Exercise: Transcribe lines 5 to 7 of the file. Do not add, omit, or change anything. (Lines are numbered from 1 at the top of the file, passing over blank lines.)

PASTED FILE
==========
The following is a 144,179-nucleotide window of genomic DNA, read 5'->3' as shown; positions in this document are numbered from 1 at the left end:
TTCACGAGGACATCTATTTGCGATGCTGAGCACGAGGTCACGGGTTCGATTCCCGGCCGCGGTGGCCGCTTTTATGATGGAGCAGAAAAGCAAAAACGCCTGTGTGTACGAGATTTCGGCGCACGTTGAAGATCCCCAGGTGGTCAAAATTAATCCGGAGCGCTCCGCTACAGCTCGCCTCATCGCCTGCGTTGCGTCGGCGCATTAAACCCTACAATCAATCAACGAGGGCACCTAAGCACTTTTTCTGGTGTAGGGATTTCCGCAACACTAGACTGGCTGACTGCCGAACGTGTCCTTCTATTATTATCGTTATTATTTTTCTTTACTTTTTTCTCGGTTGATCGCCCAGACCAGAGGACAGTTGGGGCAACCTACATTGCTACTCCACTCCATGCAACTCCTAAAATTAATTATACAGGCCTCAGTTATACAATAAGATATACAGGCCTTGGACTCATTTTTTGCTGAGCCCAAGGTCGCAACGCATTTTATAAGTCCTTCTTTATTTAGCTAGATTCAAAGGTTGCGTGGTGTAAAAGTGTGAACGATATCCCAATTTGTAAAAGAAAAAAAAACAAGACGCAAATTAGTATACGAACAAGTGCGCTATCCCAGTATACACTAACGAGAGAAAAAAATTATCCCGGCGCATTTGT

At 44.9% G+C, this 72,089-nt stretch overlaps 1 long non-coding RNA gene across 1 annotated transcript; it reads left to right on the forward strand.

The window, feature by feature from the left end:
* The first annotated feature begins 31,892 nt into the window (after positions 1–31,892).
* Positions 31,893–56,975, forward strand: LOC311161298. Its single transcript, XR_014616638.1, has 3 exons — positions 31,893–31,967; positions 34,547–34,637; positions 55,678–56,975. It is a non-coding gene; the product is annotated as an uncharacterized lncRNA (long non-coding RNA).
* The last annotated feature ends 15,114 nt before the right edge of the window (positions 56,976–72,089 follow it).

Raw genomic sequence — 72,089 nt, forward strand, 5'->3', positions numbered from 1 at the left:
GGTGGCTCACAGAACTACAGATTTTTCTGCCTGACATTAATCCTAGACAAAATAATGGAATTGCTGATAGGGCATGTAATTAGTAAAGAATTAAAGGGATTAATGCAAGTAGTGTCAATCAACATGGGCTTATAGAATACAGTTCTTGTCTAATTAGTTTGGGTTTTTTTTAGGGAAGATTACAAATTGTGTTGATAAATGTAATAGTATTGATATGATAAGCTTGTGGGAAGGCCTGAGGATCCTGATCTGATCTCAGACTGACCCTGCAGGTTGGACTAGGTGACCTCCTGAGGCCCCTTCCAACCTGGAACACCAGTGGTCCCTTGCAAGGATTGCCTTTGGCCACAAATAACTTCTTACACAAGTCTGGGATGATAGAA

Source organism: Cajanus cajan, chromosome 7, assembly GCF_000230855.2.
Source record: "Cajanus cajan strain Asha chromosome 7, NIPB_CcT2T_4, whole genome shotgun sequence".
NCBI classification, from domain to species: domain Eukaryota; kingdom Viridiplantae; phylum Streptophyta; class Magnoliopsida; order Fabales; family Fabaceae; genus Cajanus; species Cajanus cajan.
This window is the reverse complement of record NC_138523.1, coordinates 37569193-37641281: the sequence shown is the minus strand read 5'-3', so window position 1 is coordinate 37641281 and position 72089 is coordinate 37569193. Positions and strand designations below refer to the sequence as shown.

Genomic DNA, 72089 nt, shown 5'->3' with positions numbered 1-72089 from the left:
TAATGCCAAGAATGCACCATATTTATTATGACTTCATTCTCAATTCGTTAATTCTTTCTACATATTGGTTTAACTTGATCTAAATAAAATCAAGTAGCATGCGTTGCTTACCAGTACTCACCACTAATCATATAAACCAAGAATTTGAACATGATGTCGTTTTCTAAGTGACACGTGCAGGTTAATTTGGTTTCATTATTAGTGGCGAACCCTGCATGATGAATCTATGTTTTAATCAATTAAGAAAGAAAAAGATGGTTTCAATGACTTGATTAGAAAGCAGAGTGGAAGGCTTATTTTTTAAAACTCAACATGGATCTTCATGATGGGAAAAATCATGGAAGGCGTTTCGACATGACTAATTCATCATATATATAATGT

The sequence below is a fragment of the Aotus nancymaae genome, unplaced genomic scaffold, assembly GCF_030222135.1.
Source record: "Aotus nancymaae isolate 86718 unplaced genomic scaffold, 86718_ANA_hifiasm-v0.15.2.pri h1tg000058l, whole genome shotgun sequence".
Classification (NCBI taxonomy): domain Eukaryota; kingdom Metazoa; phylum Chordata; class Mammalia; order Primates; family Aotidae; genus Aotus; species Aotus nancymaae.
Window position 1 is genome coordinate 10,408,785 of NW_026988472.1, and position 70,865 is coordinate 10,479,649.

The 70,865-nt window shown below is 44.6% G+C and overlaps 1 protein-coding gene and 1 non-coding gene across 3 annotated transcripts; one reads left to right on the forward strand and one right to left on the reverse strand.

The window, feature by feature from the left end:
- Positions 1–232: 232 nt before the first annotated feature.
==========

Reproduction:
* The first annotated feature begins 31,892 nt into the window (after positions 1–31,892).
* Positions 31,893–56,975, forward strand: LOC311161298. Its single transcript, XR_014616638.1, has 3 exons — positions 31,893–31,967; positions 34,547–34,637; positions 55,678–56,975. It is a non-coding gene; the product is annotated as an uncharacterized lncRNA (long non-coding RNA).
* The last annotated feature ends 15,114 nt before the right edge of the window (positions 56,976–72,089 follow it).